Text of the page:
Consider applying for certification with the Australian Institute of Health and Safety (AIHS). Certification demonstrates your commitment to professional standards and ongoing development in the field. It requires annual renewal and completion of continuous professional development activities to keep your knowledge and skills up to date.



Source: Seek




      • WHS Officers ensure the safe and compliant operation of organisations by implementing OHS strategies and using advanced tools to prevent accidents and injuries.

        • They promote a healthy and safe workplace, stay compliant with regulations, identify hazards, investigate accidents, conduct safety training, support injured workers, coordinate emergency procedures, craft safety plans, and conduct thorough inspections.

          • Skills needed for WHS roles include qualifications in WHS, additional certifications, industry-specific licenses, practical experience, and certification from organisations like the AIHS.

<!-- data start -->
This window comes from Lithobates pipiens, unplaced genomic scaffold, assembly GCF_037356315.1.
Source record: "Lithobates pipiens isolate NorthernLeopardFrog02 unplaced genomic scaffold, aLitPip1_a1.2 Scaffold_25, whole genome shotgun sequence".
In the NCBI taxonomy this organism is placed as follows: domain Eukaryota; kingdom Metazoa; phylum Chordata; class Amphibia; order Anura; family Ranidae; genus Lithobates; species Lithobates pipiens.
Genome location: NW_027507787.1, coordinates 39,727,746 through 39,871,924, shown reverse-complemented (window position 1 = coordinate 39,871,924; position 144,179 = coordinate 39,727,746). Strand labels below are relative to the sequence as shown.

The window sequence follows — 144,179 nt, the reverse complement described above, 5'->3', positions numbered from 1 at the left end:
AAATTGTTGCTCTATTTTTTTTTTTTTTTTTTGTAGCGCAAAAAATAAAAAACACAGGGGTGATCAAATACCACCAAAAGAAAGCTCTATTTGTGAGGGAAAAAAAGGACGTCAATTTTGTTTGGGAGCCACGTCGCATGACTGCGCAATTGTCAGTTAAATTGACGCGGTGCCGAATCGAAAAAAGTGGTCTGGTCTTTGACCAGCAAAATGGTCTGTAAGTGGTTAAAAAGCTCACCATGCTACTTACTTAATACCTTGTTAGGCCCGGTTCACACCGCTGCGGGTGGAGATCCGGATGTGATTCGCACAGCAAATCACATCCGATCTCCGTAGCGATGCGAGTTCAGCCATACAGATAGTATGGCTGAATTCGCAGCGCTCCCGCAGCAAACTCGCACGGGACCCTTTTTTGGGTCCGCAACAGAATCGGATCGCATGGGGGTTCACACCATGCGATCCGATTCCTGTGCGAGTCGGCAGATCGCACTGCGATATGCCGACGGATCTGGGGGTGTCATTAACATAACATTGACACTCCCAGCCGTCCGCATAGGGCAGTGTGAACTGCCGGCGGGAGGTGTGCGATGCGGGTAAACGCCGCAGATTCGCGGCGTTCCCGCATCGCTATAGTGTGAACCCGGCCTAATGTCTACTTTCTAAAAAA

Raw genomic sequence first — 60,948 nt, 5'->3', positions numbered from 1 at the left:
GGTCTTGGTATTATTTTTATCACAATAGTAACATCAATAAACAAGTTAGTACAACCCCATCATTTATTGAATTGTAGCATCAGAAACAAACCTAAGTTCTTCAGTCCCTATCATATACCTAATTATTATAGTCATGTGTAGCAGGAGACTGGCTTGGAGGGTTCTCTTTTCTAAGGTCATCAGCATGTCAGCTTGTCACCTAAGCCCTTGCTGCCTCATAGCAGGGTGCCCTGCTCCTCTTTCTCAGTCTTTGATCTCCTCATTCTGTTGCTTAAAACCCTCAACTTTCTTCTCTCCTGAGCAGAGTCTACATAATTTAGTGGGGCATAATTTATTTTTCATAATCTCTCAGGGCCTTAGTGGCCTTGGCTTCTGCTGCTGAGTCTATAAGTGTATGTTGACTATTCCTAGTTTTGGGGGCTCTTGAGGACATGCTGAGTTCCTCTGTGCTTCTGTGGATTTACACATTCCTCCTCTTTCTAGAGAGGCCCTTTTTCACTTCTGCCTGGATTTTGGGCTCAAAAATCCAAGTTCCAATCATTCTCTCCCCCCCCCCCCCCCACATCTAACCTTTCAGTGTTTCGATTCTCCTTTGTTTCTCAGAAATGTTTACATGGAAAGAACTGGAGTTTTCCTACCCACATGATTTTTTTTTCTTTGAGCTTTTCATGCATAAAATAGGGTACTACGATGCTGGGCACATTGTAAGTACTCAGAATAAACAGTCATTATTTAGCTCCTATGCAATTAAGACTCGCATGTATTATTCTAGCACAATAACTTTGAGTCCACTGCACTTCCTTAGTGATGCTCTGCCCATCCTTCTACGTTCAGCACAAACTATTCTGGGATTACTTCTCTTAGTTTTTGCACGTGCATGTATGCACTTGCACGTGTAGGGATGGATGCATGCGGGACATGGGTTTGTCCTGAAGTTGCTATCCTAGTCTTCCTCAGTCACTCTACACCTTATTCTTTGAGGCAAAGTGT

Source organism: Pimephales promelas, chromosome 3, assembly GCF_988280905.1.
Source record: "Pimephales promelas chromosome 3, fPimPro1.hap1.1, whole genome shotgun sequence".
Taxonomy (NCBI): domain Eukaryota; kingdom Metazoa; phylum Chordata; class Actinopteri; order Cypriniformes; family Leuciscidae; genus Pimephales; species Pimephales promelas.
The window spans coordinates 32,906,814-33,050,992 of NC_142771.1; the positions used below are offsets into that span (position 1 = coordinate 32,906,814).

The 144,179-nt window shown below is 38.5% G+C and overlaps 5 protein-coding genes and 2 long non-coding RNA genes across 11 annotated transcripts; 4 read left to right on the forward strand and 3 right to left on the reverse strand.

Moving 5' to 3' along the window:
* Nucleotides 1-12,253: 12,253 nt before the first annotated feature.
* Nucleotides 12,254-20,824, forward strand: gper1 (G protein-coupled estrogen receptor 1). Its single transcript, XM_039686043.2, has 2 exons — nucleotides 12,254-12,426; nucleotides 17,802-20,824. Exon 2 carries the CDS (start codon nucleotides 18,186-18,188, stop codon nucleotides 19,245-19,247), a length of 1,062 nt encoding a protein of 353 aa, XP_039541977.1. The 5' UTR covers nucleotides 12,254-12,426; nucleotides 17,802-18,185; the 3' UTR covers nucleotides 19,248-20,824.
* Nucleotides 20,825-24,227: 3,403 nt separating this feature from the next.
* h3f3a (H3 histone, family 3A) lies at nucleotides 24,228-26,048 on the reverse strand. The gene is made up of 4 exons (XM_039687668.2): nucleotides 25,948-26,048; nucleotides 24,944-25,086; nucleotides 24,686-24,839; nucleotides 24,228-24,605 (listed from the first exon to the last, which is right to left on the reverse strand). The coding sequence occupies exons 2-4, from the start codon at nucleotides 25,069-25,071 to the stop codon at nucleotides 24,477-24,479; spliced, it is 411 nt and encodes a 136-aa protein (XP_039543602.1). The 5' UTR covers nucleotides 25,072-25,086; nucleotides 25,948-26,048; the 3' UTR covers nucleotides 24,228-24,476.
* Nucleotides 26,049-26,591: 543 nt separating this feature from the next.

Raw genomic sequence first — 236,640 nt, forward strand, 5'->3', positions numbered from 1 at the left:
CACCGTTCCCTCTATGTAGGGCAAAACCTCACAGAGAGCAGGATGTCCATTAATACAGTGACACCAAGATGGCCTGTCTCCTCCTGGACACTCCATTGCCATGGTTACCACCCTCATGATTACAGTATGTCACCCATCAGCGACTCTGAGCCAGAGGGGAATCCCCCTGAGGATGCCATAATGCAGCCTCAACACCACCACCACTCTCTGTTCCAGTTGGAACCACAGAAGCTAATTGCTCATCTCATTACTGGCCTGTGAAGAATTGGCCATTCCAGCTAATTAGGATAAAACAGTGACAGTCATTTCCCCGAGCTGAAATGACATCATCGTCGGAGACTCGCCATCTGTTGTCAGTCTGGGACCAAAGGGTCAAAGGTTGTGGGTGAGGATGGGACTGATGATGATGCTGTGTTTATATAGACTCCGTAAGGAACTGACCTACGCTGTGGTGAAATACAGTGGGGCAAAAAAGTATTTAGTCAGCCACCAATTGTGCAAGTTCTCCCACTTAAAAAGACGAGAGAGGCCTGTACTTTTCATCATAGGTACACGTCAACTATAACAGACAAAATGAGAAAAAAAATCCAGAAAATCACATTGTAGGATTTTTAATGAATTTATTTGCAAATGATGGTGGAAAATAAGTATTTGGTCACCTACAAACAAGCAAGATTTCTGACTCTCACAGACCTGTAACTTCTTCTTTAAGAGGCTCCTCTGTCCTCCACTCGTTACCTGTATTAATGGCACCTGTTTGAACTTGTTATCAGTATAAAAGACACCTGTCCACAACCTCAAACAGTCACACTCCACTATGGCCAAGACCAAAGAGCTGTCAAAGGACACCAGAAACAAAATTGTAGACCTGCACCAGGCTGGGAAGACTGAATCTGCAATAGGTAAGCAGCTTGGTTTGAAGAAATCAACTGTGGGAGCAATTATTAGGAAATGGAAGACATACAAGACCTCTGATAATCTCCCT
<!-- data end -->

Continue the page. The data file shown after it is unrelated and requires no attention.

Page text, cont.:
• New regulations emphasise nurturing mentally healthy workplaces and managing psychosocial risks to prioritise employee well-being.


          How to Move into WHS:

              1. Get qualified with our Certificate IV in Work Health and Safety BSB41419, or our Diploma of Work Health and Safety BSB51319
              2. Expand your skills
              3. Obtain industry-specific licences
              4. Gain practical experience
              5. Get certified by the AIHS